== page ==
3) Ability to fix the exchange rate in advance using a Forward Contract. If you know you need to convert/move funds in the future but don?t yet have the money you can reserve a rate in advance using a Forward Contract. During this period, you are exposed to exchange rate movements and therefore, a forward contract is ideal if, for example, you have agreed to buy a house and want to fix the rate now but will not be making payment for a couple of months.
Savings from currency brokers can vary from between 1 and 4 per cent on the exchange rate alone, and specialists do not typically charge any fees for transmitting the funds abroad, unlike banks which often levy expensive fees or charges. If you are emigrating and transferring a large sum of money – such as the proceeds of a property – a foreign exchange company could potentially save you thousands.
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Turkey is a popular destination among expats. If you are intending to live and work in the country, you may be asking how easy it will to communicate with your colleagues and local people. Will you need to master the official language, and what is it? What other languages are spoken in this country? Can you get by in English during your stay in Turkey? We will answer some of your questions below.
The national language of Turkey is naturally Turkish, part of the Turkic language family. In 1928, Ottoman Turkish, which used a lot of Arabic and Persian words, was replaced by the form of the language spoken today, and the alphabet was changed from Arabic to the Latin alphabet. The modern form of the language uses fewer Arabic words and there are a number of loan words from other languages such as French and English.
Turkey is an international crossroads, reflected by the fact that Istanbul itself is a city which straddles Europe and Asia. It therefore has a rich linguistic heritage, demonstrated by the tapestry of languages that you will find here, including:
• Balkan Romani
• Northern Kurdish
Although English is taught in Turkish schools, and you will find English spoken in the cities, such as Ankara and Istanbul, beyond urban areas English is not widely spoken. Around 17% of the Turkish population are estimated to speak English to some degree, although they may not be fluent. Tourist centres such as Sultanahmet, Cappadocia, or the resort towns on the Aegean and Mediterranean coasts will also have a higher number of English speakers. Overall Istanbul has the highest proportion of people speaking English with a degree of fluency. Younger people are likely to speak more English than the older generation.
It is therefore recommended that you do not rely on English alone if you are resident in the country. If you are working for a multinational company, it is likely that the lingua franca for doing business is English, but it would be unwise to rely on this if you are working for a smaller company. Thus it is sensible to learn some Turkish, especially if you are intending to travel more widely in the country.
Turkish is not an easy language to learn if you are a native English speaker: it is completely different to European languages. You will, however, find plenty of opportunities to learn Turkish, both online and in language schools once you are in the country. You will find most language schools are based in Istanbul but there are also classes available in Ankara, Izmir and Antalya. Schools will offer classes at all different levels from elementary to advanced. Craigslist and the Turkish Daily News are just two of the places where you can find details of Turkish language classes. You may also be able to team up with a language exchange buddy who is willing to ‘exchange’ languages. Istanbul has a large expat community, too, so check out their forums online for information. You can also ask your employer if they have affiliations with a language training organisation or offer in-house classes.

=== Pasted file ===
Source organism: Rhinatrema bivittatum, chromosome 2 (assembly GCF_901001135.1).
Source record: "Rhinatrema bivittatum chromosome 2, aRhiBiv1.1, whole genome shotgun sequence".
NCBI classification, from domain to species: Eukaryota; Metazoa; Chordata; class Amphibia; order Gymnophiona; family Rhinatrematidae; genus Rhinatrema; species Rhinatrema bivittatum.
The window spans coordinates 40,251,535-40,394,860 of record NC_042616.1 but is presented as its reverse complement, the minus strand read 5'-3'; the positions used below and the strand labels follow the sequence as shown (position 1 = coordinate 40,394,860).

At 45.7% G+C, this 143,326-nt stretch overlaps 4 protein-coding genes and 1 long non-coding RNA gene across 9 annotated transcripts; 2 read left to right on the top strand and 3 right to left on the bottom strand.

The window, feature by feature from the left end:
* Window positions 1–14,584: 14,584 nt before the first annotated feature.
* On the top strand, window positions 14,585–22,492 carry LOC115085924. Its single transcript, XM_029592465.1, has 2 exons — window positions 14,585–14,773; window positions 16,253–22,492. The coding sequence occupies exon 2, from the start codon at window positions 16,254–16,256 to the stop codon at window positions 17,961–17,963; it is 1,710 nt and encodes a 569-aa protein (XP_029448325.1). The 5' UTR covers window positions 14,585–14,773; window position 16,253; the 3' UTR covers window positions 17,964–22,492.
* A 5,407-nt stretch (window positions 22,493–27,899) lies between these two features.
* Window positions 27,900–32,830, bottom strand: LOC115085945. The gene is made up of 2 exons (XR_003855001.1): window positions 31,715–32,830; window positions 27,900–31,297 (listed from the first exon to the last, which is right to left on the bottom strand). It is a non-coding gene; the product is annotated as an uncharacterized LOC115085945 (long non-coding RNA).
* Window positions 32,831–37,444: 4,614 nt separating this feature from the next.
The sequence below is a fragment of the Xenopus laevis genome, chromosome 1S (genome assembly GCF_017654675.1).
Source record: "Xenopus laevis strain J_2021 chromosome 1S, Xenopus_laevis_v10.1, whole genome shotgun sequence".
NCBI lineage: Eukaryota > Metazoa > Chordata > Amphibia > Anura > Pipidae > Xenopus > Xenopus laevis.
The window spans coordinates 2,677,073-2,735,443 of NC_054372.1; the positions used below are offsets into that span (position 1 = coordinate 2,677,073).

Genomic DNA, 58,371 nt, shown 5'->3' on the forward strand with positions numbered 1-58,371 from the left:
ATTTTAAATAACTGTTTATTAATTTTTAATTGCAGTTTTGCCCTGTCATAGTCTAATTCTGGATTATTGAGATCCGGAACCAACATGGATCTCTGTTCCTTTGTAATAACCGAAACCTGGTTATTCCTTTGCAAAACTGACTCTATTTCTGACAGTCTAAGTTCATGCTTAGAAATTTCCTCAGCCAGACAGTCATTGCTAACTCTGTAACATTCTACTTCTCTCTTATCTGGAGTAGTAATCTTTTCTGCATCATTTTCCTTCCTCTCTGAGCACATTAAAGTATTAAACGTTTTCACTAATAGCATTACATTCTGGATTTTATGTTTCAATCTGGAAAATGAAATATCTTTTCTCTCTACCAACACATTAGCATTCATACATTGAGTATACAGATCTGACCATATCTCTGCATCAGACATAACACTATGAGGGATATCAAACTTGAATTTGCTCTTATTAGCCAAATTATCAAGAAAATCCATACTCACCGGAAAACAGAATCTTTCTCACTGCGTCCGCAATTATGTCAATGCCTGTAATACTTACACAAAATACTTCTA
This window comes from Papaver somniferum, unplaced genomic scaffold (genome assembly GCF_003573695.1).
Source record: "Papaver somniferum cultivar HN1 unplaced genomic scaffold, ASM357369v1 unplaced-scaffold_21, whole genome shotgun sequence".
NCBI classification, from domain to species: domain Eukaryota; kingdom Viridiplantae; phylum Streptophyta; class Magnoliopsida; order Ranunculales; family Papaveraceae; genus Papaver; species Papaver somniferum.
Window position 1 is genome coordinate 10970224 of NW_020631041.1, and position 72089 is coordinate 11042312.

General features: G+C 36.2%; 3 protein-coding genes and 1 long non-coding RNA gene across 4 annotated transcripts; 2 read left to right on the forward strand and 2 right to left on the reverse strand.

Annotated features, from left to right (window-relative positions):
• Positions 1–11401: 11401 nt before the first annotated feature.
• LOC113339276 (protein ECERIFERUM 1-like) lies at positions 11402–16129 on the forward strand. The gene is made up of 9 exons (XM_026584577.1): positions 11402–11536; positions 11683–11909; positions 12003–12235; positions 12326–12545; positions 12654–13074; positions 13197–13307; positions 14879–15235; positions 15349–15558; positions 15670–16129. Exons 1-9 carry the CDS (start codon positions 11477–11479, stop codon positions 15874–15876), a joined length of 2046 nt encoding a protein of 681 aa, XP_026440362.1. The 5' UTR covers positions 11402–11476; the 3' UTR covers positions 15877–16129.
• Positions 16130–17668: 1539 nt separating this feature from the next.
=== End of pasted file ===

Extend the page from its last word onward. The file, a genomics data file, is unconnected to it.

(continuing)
Some schools offer homestay possibilities and the Turkish Language Centre offers hotel stays in conjunction with your language classes. Business Turkish is also on offer.
If you are travelling beyond Istanbul, you can use digital translation methods, but take a good phrasebook along as well in case you find yourself in a region with limited wifi or mobile phone reception.
You may also be intending to come to Turkey in order to teach English. There is a high demand for English teachers here and it is a big market, although educational authorities suggest that you check your contract carefully. It is always easier to get work in international education if you have at least a certificate in either TEFL (Teaching English as a Foreign Language) or TESOL (Teachers of English to Speakers of Other Languages).
It is also preferable if you have experience in teaching schemes such as the Cambridge English exams or IELTS (International English Language Testing System): the English test for study, migration or work. Some teaching experience in the Graduate Management Admission Test (GMAT) will also be helpful. This assesses analytical, writing, quantitative, verbal, and reading skills in written English for use in admission to graduate management programs, such as the MBA. You may also find work more easily if you are experienced in teaching English for particular sectors, such as tourism and hospitality, or in summer schools.
It will also be helpful to have at least a Bachelor’s degree as most language schools will prefer this although it is not a requirement in Turkey: basically, the rule of thumb is that the more qualifications you have, both in TEFL and in academic subjects, the easier you will find it to get work. Salaries are in the US$990 range per month but the cost of living is comparatively low. Accommodation is sometimes included but the sophistication of this will depend on where you are based: you will fare better in Istanbul than in more remote areas.